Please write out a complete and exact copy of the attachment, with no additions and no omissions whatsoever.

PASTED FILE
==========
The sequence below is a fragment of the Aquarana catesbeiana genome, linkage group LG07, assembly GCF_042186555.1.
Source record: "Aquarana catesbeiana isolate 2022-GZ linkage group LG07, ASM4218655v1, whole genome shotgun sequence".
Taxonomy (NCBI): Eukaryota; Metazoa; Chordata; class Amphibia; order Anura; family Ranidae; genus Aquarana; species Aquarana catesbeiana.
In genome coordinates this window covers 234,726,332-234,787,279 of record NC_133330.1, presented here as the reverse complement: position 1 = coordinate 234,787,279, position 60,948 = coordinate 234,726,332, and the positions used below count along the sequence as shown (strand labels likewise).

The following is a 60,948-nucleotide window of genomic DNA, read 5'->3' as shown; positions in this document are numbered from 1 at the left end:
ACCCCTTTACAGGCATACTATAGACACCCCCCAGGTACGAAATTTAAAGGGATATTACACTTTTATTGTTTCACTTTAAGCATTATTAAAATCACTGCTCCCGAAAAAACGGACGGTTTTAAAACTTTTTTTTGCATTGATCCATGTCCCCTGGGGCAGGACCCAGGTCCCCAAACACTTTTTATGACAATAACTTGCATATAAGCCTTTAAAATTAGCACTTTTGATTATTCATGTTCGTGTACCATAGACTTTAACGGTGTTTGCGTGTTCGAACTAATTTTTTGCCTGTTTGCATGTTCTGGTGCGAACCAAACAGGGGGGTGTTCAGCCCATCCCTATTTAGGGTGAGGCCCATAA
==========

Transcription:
The sequence below is a fragment of the Aquarana catesbeiana genome, linkage group LG07, assembly GCF_042186555.1.
Source record: "Aquarana catesbeiana isolate 2022-GZ linkage group LG07, ASM4218655v1, whole genome shotgun sequence".
Taxonomy (NCBI): Eukaryota; Metazoa; Chordata; class Amphibia; order Anura; family Ranidae; genus Aquarana; species Aquarana catesbeiana.
In genome coordinates this window covers 234,726,332-234,787,279 of record NC_133330.1, presented here as the reverse complement: position 1 = coordinate 234,787,279, position 60,948 = coordinate 234,726,332, and the positions used below count along the sequence as shown (strand labels likewise).

The following is a 60,948-nucleotide window of genomic DNA, read 5'->3' as shown; positions in this document are numbered from 1 at the left end:
ACCCCTTTACAGGCATACTATAGACACCCCCCAGGTACGAAATTTAAAGGGATATTACACTTTTATTGTTTCACTTTAAGCATTATTAAAATCACTGCTCCCGAAAAAACGGACGGTTTTAAAACTTTTTTTTGCATTGATCCATGTCCCCTGGGGCAGGACCCAGGTCCCCAAACACTTTTTATGACAATAACTTGCATATAAGCCTTTAAAATTAGCACTTTTGATTATTCATGTTCGTGTACCATAGACTTTAACGGTGTTTGCGTGTTCGAACTAATTTTTTGCCTGTTTGCATGTTCTGGTGCGAACCAAACAGGGGGGTGTTCAGCCCATCCCTATTTAGGGTGAGGCCCATAA